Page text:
Top 10 Parkinson’s Disease Stories of 2015
Parkinson’s News Today regularly reports the latest news on clinical trials, state-of-the-art research, and events related to Parkinson’s disease. With 2015 at a close, Parkinson’s News Today brings you the past year’s Top 10 Parkinson’s Disease Stories as determined by the number of views given each article by readers.
A study titled “The changing tree in Parkinson’s disease” revealed a novel and dynamic rewiring of neuronal circuits in the motor cortex of mice models of Parkinson’s disease (PD), suggesting a disease model where the stabilization of neural motor circuits of newly formed learning-induced spines is defective, ultimately resulting in motor learning and memory deficits in mice similar to that observed in PD patients.
Dr. Haydeh Payami, PhD, a University of Alabama researcher working to prevent Parkinson’s disease in individuals who are genetically prone to the condition, joined with the HudsonAlpha Institute to discover 1) which genes interact with environmental risk factors to predict people at risk of disease development, and 2) which genes determine the success and the toxicity of drugs for disease prevention and treatment, so that medicine can move toward better and more personalized care.
In a report titled “Protective Mechanisms of Flavonoids in Parkinson’s Disease,” researchers concluded that plant-based flavonoids may help ward off Parkinson’s disease. Flavonoids are produced by plants during photosynthesis and exist in many fruits and vegetables, activating natural antioxidants that prevent oxidative stress — the production of damaging free radicals that can kill cells and are understood as a main mechanism of cellular damage in PD.
A group of researchers from the Buck Institute for Age Research reported that low-dose lithium was seen in an animal model to reduce involuntary motor movements, one of the most troubling side effects of the most commonly administered medication for Parkinson’s disease.
No. 6 – “Dopamine-Neurons’ High Energy Requirements Leads to Neuronal Overheating in Parkinson’s Disease”
In the study, “Elevated mitochondrial bioenergetics and axonal arborization size are key contributors to the vulnerability of dopamine neurons,” scientists discovered an explanation as to why dopamine-producing neurons are particularly vulnerable in Parkinson’s disease. These findings point toward a key role for mitochondria and these neurons’ high energy requirements as the underlying disease triggering mechanisms.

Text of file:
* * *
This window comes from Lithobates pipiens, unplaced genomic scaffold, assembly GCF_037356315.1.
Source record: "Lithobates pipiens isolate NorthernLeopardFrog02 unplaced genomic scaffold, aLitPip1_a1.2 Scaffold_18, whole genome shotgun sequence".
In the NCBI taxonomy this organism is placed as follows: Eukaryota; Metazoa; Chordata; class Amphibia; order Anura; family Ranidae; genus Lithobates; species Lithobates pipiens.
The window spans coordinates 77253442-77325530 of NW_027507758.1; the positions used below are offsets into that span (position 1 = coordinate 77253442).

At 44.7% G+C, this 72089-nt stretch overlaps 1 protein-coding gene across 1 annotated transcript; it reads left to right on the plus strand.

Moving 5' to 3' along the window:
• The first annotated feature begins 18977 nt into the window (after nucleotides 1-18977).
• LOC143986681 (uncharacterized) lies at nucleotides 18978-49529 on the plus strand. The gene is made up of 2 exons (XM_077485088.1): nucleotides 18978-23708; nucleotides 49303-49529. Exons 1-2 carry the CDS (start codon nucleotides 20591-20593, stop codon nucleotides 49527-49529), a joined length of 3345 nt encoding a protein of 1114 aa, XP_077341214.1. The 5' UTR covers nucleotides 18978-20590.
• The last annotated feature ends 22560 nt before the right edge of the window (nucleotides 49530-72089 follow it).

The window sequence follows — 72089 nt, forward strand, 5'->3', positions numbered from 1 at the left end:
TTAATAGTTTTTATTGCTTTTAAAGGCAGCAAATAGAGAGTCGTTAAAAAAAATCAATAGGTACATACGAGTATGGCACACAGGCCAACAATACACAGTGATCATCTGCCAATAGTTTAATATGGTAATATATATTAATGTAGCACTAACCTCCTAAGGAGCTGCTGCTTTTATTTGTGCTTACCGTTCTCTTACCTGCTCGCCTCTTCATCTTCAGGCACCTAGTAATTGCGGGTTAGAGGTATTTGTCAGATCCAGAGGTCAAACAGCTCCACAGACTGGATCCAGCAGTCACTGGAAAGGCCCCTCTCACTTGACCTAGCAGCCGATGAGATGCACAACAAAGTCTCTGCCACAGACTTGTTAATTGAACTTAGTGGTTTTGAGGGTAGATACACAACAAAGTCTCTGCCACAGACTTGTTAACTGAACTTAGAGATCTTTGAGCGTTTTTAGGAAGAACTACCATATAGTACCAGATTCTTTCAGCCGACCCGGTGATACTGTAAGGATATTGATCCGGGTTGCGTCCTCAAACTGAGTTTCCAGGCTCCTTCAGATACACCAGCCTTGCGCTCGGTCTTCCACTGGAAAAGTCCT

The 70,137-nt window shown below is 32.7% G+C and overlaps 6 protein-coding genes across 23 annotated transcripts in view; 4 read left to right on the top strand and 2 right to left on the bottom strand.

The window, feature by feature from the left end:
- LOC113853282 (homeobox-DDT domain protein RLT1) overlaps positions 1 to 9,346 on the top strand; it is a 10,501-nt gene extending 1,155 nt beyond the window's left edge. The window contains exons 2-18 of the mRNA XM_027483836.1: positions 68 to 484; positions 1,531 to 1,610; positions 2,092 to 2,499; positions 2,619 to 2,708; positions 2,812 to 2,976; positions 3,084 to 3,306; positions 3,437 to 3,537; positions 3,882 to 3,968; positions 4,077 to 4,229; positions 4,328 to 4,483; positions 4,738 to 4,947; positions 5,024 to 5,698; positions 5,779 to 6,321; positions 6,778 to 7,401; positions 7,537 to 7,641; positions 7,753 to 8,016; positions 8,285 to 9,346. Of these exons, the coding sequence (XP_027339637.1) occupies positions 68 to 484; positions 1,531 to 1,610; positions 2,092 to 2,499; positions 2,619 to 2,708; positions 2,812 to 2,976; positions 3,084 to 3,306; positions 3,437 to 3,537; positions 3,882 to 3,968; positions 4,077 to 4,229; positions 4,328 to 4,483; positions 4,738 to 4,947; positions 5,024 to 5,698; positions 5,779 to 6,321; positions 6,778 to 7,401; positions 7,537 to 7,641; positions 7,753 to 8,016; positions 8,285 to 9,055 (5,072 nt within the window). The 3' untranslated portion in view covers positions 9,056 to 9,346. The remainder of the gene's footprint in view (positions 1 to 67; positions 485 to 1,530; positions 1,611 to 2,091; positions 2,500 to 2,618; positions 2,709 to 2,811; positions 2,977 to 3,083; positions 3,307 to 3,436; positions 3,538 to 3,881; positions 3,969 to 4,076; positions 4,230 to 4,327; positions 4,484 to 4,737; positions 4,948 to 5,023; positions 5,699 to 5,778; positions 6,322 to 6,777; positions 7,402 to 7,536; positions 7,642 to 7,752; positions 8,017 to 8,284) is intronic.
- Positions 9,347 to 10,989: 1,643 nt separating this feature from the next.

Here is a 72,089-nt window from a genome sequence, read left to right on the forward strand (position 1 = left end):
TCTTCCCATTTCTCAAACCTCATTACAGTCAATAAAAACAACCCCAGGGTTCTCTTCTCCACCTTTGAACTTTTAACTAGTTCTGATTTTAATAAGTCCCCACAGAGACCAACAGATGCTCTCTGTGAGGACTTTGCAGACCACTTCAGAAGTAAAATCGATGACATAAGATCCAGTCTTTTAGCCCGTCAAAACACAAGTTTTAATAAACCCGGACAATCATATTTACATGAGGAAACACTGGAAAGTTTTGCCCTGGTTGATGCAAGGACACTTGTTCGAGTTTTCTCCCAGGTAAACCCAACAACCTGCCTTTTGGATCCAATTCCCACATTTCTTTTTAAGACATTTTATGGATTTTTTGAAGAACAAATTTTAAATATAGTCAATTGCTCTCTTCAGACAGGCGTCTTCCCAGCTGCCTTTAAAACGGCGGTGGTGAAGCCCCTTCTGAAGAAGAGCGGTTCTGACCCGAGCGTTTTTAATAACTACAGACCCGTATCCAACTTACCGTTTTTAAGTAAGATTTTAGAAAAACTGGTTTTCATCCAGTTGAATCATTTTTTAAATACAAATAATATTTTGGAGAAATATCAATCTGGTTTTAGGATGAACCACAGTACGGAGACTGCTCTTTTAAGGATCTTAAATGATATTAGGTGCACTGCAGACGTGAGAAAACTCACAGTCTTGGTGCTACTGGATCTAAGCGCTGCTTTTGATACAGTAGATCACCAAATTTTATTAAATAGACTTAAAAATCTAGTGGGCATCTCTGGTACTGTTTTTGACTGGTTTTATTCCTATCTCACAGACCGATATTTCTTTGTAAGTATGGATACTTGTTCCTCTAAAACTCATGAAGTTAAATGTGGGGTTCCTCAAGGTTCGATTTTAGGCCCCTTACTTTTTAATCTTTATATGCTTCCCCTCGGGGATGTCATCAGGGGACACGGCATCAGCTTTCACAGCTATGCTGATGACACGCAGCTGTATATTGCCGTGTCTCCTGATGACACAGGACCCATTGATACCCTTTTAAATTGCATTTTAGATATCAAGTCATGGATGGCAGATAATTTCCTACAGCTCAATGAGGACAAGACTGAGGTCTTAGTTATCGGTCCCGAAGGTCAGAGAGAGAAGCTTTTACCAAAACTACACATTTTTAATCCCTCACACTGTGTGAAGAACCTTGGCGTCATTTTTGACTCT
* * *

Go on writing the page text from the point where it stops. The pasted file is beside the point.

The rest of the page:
A multidisciplinary team of researchers, in a study titled “Epigenetics of Memory,” linked a Parkinson’s disease-causing mutation in the Fbx07 gene with mitophagy. The study reinforced previous findings that non-efficient clearance of dysfunctional mitochondria is a cause of brain cell death in PD patients, and highlighted mitophagy as a target for future therapies.
Sheffield Institute of Translational Neuroscience researchers, together with scientists from the University of York, released a study supporting the fast-tracking of ursodeoxycholic acid (UDCA), used for decades to treat liver disease, in new clinical trials as a possible treatment for Parkinson’s disease patients.
University of Maryland researchers conducted the first clinical trial using ultrasound waves to treat Parkinson’s disease. Through magnetic resonance imaging (MRI), the waves are guided through the intact skin and skull to the globus pallidus region of the brain, targeting motor symptoms of tremor, rigidity, and dyskinesia in PD patients.
This study sought to understand if concentrated chocolate supplements could help alleviate Parkinson’s disease’s symptoms. Researchers here were investigating the benefits of phenylethylamine, a compound found in cocoa that has been linked to dopamine up-regulation.
Two research papers, led by the University of California at San Francisco scientists, found that multiple system atrophy (MSA), a progressive, neurodegenerative disorder similar to Parkinson’s disease, is actually caused by a new type of prion, a variant of the misfolded proteins associated with incurable brain diseases, like the Creutzfeldt-Jakob disease (also known as “mad cow disease”).
Continue to read Parkinson’s News Today throughout 2016 for continued news on the latest developments in PD research and treatment.